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Thursday, February 25, 2021

An update on COVID-19 from Dr. Ross Schumacher

Hello my fellow Hoosiers. After many calls and texts from my local friends, I felt it prudent to write a quick, evidence based update on the Coronavirus.

COVID-19 is a virus that causes a respiratory illness similar to the flu but distinct in a few ways. Some of the data we have about exactly how virulent the disease is currently limited, because many different countries have dealt with testing for the disease in different ways. I think that South Korea is a relatively wealthy democracy with a modern health system (and a population similar to ours) so I will mostly refer to data from that region.

A COVID-19 infection starts rather innocently, with an average of 5 days of worsening headache, muscle aches, cough fatigue, then later fever. This is almost opposite of the flu, which typically has a sudden onset of high fever and cough within 1-2 days. After this 5 day period, the majority of people get better, however some (more on this later) do not. Those who are older (generally greater than 60, but a few random people younger than that) are at risk for the onset of a worsening immune reaction in the lungs, called ARDS (acute respiratory distress syndrome). A few of these patients inevitably pass away, at what rate they die is up for debate, but most level heads put it around 0.6-0.7% (the case fatality rate has likely been artificially inflated in America, due to lack of testing for milder cases and a generally older population in Italy that has been infected).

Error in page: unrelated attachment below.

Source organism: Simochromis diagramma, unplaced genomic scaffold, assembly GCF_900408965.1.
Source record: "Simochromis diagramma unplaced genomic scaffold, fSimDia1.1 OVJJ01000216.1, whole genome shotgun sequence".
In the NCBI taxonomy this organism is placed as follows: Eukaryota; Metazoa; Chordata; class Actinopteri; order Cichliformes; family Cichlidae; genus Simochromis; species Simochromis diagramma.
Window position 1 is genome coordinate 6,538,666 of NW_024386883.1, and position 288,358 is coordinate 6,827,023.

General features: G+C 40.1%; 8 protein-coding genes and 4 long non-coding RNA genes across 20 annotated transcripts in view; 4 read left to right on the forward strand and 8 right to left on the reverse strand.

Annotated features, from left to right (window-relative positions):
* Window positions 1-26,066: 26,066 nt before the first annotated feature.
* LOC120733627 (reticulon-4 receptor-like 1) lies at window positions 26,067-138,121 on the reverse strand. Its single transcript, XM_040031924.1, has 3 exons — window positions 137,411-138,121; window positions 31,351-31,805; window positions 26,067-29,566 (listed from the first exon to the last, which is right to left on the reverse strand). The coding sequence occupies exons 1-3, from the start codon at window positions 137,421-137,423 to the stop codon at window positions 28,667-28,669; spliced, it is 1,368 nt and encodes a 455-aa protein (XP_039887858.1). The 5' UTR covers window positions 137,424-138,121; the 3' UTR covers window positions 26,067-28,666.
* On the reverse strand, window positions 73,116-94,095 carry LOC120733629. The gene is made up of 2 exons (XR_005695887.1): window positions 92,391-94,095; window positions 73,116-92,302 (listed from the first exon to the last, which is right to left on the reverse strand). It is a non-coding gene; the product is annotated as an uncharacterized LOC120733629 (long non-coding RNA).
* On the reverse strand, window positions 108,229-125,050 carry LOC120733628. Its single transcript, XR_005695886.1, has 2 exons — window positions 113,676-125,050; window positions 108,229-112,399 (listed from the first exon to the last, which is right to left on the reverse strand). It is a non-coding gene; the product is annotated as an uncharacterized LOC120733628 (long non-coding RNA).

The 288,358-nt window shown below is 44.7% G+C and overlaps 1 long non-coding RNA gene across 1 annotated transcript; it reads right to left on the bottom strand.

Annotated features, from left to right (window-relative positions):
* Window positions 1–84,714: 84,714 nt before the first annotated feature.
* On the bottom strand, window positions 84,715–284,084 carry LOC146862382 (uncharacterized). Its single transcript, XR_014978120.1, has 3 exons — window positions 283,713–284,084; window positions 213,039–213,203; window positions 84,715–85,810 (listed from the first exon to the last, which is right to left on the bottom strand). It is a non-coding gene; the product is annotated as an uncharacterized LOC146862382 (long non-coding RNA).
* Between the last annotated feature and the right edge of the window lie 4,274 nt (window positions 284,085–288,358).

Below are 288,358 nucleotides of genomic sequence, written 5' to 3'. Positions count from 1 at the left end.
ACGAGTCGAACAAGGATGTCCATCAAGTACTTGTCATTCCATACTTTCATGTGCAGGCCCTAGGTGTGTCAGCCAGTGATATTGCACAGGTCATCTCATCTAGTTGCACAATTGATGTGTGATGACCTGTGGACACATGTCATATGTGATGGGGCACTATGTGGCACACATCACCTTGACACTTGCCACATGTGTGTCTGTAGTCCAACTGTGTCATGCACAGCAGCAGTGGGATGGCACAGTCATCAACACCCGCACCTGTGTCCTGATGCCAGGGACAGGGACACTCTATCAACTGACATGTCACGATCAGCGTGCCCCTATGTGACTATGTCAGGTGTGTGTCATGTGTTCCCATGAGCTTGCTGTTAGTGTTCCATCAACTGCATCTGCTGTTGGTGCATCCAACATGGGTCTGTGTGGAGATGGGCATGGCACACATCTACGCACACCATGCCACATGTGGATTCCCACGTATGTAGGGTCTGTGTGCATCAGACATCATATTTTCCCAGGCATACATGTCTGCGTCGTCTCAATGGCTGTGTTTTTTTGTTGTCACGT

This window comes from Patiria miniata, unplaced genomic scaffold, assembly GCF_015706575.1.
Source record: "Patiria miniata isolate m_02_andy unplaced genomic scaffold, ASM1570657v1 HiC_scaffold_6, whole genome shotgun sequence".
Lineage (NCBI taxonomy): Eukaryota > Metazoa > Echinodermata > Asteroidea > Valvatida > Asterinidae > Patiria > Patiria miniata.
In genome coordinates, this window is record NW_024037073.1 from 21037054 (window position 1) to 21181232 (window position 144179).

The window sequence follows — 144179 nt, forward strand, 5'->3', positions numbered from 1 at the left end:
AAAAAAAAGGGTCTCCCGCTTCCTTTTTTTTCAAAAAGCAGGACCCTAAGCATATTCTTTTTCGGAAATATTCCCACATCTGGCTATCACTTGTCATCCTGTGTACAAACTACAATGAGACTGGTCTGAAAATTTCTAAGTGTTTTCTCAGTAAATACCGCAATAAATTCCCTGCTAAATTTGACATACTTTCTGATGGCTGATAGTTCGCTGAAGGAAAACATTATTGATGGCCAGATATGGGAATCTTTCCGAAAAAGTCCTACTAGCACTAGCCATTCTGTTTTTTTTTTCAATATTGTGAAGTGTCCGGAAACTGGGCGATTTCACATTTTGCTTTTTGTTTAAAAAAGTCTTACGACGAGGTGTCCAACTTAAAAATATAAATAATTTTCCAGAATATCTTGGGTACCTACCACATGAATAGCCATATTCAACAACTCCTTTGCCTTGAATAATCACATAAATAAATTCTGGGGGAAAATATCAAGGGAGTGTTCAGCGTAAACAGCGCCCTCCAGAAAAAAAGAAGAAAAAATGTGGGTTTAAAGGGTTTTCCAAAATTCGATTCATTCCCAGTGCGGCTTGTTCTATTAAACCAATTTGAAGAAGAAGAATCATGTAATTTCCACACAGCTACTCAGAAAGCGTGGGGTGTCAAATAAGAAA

This brings us to a few common questions I have some answers for:

Is this worse than the yearly flu? Yes, for some people. The flu has a CFR (case-fatality rate) of around 0.1%, lower than COVID’s ~0.7%. For some reason, those who die from Coronavirus are almost all elderly (+65 year olds, typically with multiple chronic medical issues). Children under the age of 15 seem to be quite resistant to the disease, but we still aren’t sure why. 

Is this the apocalypse? No. H1N1 in 2009 killed an estimated 15,000 Americans and 500,000 worldwide, insofar outpacing COVID by 14,900 and 496,000, respectively. Infection rates in China and South Korea have slowed, with a declining number of total infections each day. Things can change, but these are the best available numbers we have right now.

When will the disease hit Rockport? By the time this goes to print (article written for The Spencer County Leader), some of you might already have it, albeit mildly. I expect we are underestimating the disease prevalence in America by about 3 fold due to lack of testing kit availability.

What can we do to prepare/prevent? Wash your hands at least twice a day with soap and water. Don’t go out to big public gatherings if you feel ill, especially if you have a cough. If you have a fever, go see your local physician. The N-95 facemasks generally only help those who are in direct contact with a known infected person, and large studies have shown them to be ineffective in helping stop community spread. General surgical masks are completely ineffective in stopping the speed of any airborne particle. Do not take any “magic cures”, essential oils, or helium baths in preparation for COVID, not because they will necessarily hurt you, but generally they are expensive and have no proven effectiveness. 

Should I travel to Italy, South Korea, Mainland China anytime soon? I would wait. 

When will we get a cure/vaccine? I don’t know. Remdesivir (an old SARS drug) has shown some ability to fight the virus in test tubes and is currently undergoing randomized clinical trials to determine efficacy in humans. There is lab data that COVID grows most rapidly in test tubes at 8 degrees celsius (about 49 Fahrenheit) so hopefully as summer comes community spread will drop even further. Warmer areas seem to be much less affected by spread at this time. 

Good night, good luck, we will get through this. 

-Ross Schumacher is an honors graduate from SSHS in 2009. He completed his MD at the Indiana University School of medicine and is currently a senior resident in Internal Medicine at UT Southwestern in Dallas, Texas.

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